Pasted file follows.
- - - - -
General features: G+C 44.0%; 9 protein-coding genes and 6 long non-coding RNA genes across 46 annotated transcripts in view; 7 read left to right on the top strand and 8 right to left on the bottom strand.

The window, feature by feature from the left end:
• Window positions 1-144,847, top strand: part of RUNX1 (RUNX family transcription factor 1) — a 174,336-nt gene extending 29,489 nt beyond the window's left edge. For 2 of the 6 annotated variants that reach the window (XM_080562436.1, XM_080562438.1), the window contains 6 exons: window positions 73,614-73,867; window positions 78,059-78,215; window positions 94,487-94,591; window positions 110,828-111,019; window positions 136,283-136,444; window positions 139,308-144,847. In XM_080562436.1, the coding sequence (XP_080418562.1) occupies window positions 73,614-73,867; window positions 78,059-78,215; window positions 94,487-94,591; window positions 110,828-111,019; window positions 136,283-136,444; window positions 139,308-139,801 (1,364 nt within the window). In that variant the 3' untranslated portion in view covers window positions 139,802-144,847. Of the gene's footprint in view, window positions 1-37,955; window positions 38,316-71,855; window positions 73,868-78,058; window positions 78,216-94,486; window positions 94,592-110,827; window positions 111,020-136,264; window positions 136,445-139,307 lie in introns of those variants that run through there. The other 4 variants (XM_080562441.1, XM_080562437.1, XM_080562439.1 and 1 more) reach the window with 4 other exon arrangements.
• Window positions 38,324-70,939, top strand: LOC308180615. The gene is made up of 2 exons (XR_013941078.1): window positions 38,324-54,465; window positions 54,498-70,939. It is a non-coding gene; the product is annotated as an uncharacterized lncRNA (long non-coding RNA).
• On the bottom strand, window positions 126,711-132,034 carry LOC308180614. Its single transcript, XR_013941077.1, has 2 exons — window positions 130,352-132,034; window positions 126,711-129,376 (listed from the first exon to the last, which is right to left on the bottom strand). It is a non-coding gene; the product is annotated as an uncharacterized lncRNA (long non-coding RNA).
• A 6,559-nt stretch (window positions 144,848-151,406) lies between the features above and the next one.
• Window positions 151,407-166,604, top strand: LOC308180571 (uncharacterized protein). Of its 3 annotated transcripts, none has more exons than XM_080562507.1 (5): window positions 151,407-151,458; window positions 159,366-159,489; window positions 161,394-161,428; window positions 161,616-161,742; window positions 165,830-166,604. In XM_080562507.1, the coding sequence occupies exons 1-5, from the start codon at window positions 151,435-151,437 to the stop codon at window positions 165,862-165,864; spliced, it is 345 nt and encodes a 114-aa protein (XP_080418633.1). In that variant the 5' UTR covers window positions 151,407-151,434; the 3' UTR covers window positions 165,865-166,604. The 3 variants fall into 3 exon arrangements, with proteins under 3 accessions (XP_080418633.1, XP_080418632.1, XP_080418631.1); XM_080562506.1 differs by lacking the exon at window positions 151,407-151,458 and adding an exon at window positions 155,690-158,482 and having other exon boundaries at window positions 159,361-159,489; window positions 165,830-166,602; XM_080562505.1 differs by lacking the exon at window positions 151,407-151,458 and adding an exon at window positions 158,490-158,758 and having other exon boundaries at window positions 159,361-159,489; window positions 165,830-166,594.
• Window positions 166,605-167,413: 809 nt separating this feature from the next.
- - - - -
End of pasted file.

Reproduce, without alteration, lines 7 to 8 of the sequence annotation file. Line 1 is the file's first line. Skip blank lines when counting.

• Window positions 151,407-166,604, top strand: LOC308180571 (uncharacterized protein). Of its 3 annotated transcripts, none has more exons than XM_080562507.1 (5): window positions 151,407-151,458; window positions 159,366-159,489; window positions 161,394-161,428; window positions 161,616-161,742; window positions 165,830-166,604. In XM_080562507.1, the coding sequence occupies exons 1-5, from the start codon at window positions 151,435-151,437 to the stop codon at window positions 165,862-165,864; spliced, it is 345 nt and encodes a 114-aa protein (XP_080418633.1). In that variant the 5' UTR covers window positions 151,407-151,434; the 3' UTR covers window positions 165,865-166,604. The 3 variants fall into 3 exon arrangements, with proteins under 3 accessions (XP_080418633.1, XP_080418632.1, XP_080418631.1); XM_080562506.1 differs by lacking the exon at window positions 151,407-151,458 and adding an exon at window positions 155,690-158,482 and having other exon boundaries at window positions 159,361-159,489; window positions 165,830-166,602; XM_080562505.1 differs by lacking the exon at window positions 151,407-151,458 and adding an exon at window positions 158,490-158,758 and having other exon boundaries at window positions 159,361-159,489; window positions 165,830-166,594.
• Window positions 166,605-167,413: 809 nt separating this feature from the next.